Wood, leather, glass and light interact, for a vibrant interior dominated by natural materials. The cabin roof is fully glazed and embedded within are prisms that relay light inside through fibre optics. A mix of natural and synthesised light aim to enhance wellbeing and lift mood. Seats, which have biometric sensors to monitor and control temperature and shape, can be configured a number of ways, depending on whether the vehicle is in active or autonomous mode.
Bonkers performance without the fumes
The Bentley EXP 100 GT is another step towards a carbon-neutral future for cars. Featuring a battery electric powertrain with smart charge management, the Bentley EXP 100 GT possesses the power and excitement of its predecessors but amped exponentially. The company also expects a hydrogen fuel cell solution in its future. Traction Drive delivers optimum cornering control via independent wheel torque vectoring, dynamics enhanced further by light weight and low centre of gravity.
The battery system powers four 125kW motors that offer blistering performance thanks to peak torque of nearly 1500Nm (0-100 is expected to take 2.5sec, with a VMax of around 300km/h). It is also envisaged that the battery pack will offer five times the energy density of existing technology, offering a range of 700km. Moreover, it is anticipated that charging time from zero to 80 per cent will take approximately 15 minutes. Passenger well-being is at the concept’s autonomous core, optimising dynamics on a twisting mountain road, or calmly managing the inner city rush-hour commute.
AI to the fore
At the heart of the EXP 100 GT is the Bentley Personal Assistant, an AI-driven multitasking system that pre-empts passenger needs and can optimise comfort for its occupants. The PA can deliver a personalised journey based on various modes, such as Enhance (utilises light, sound, smell and air quality for a virtual open top drive experience), and Cocoon (a protected private space for autonomous city driving; the steering wheel retracts and the driver’s seat swivels rearward).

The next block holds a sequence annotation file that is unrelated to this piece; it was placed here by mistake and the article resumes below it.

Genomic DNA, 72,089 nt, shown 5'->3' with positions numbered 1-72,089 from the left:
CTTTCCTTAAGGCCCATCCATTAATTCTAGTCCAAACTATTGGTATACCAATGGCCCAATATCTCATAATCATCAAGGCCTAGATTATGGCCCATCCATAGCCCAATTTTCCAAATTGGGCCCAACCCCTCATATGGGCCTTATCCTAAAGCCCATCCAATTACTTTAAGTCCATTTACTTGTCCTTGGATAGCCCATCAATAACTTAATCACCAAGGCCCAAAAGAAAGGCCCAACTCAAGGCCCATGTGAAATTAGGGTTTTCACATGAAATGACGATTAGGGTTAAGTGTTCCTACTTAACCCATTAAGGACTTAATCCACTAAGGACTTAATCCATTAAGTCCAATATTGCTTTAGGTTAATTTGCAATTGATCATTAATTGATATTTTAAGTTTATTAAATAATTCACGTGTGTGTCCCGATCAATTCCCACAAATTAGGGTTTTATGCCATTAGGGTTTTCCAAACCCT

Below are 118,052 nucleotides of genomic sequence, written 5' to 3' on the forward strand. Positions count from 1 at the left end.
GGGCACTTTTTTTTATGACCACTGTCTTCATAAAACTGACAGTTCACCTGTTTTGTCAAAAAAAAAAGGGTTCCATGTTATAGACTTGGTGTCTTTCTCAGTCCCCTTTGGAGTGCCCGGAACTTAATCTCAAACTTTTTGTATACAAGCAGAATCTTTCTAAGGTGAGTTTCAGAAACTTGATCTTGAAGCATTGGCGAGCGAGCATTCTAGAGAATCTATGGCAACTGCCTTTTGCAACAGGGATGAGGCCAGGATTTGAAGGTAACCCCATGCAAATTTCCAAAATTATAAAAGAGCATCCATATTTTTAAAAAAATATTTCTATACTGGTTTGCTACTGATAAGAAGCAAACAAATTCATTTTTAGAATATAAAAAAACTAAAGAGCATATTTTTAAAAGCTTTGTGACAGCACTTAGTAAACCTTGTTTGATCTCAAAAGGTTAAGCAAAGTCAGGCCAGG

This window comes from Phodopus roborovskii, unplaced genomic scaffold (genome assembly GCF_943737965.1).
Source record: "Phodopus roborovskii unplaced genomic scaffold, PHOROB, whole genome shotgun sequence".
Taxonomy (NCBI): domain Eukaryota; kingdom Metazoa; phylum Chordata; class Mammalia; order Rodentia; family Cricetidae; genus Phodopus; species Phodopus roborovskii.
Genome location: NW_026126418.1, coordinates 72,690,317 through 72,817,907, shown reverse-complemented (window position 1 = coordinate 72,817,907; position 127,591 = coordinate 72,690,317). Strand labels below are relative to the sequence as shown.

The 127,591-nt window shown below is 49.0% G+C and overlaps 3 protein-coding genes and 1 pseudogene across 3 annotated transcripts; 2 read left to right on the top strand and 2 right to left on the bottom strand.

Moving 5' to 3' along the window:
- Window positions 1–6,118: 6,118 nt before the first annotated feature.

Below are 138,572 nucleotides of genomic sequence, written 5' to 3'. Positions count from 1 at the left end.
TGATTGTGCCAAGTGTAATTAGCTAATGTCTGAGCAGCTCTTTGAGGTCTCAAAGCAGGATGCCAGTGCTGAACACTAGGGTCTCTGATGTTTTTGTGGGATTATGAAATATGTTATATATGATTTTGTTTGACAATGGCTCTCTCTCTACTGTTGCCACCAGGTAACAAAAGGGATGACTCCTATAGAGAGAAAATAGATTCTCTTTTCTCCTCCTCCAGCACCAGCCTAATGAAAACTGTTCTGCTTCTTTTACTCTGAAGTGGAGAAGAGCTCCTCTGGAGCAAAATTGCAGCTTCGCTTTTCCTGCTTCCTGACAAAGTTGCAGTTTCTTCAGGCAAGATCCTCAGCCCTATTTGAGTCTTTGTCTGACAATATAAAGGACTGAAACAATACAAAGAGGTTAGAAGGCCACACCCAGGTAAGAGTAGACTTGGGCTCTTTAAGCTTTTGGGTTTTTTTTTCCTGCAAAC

Interaction with the AI system is via hand gestures which a crystal interface interprets. The Bentley PA not only oversees charging duties but also manages each journey, offering points of information, and suggestions for experiences en route. The EXP 100 GT features air and sound manipulating devices that promote well-being and mindfulness. There’s an Air Purification System on board, with CO2 levels in the cabin monitored to maintain air quality. Active Aero Wheels and Intelligent Tyres dynamically adjust to deliver efficiency or performance, and Adaptable Biometric Seating alters support levels according to the drive mode.
A cartridge system in the centre console delivers purified water or retrieves items from the frontal storage area and delivers them to the cabin. Bentley believes the use of AI with its Personal Assistant is set to redefine and optimise grand touring in future. Sustainable innovation is at the heart of the Bentley EXP 100 GT, both the exterior and interior featuring decorative items crafted from natural sustainable elements.
Bentley is even using by-products of wine making to create a leather-like seating material which is 100 per cent bio-based. At the conclusion of the unveiling, Hallmark remarked; “Bentley’s future will be as inspiring, as progressive, as colourful and as distinctive as our history. Extraordinary journeys are our promise to customers now and will be our promise to them in the future”. Expect to see elements of the EXP 100 concept incorporated in upcoming Bentleys, and electrification kicks off this year with the launch of the Bentley Bentayga hybrid.